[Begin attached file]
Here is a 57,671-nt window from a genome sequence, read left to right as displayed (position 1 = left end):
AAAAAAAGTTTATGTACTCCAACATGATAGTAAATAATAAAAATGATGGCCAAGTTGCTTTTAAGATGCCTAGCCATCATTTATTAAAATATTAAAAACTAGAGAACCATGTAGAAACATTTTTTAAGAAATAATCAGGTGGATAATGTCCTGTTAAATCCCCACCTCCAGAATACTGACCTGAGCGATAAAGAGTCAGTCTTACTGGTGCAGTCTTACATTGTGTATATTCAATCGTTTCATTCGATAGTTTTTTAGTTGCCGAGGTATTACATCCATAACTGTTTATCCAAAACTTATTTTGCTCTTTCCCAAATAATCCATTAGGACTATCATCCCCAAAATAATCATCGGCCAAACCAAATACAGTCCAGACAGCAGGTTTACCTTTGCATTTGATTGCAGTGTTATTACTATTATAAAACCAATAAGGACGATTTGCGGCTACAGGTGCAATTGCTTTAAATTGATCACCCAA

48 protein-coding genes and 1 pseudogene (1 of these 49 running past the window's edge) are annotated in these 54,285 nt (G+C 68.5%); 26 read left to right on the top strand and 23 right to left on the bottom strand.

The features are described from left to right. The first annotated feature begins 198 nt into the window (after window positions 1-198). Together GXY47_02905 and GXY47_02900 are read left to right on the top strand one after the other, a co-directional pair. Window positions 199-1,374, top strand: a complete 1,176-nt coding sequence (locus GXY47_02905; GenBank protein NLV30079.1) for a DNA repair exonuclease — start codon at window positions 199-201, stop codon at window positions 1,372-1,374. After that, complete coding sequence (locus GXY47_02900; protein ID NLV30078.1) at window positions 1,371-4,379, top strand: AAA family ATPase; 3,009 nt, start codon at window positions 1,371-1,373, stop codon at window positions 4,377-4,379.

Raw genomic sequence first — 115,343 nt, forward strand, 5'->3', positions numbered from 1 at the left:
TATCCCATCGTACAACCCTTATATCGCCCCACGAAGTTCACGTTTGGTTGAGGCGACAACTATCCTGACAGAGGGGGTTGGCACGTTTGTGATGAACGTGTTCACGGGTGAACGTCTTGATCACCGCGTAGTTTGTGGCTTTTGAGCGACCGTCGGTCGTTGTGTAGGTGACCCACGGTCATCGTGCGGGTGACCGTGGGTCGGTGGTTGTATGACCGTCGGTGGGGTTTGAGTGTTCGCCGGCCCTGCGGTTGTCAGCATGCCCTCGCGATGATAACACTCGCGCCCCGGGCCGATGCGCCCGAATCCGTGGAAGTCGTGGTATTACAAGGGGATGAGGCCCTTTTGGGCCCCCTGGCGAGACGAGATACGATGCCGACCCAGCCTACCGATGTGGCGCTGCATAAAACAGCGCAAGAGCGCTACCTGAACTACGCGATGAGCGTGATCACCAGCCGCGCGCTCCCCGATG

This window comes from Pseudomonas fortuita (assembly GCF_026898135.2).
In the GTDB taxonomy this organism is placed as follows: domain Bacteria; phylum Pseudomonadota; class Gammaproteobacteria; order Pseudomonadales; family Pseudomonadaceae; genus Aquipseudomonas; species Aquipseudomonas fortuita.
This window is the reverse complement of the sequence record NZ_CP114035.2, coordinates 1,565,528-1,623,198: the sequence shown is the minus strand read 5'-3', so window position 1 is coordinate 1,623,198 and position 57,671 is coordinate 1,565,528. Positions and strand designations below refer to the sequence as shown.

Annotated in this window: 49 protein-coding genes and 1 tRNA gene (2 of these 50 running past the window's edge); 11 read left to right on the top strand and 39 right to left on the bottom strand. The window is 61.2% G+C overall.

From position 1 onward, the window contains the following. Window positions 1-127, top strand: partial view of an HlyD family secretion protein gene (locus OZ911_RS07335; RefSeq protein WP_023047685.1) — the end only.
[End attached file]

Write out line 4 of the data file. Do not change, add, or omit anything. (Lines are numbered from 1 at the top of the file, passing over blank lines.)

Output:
The features are described from left to right. The first annotated feature begins 198 nt into the window (after window positions 1-198). Together GXY47_02905 and GXY47_02900 are read left to right on the top strand one after the other, a co-directional pair. Window positions 199-1,374, top strand: a complete 1,176-nt coding sequence (locus GXY47_02905; GenBank protein NLV30079.1) for a DNA repair exonuclease — start codon at window positions 199-201, stop codon at window positions 1,372-1,374. After that, complete coding sequence (locus GXY47_02900; protein ID NLV30078.1) at window positions 1,371-4,379, top strand: AAA family ATPase; 3,009 nt, start codon at window positions 1,371-1,373, stop codon at window positions 4,377-4,379.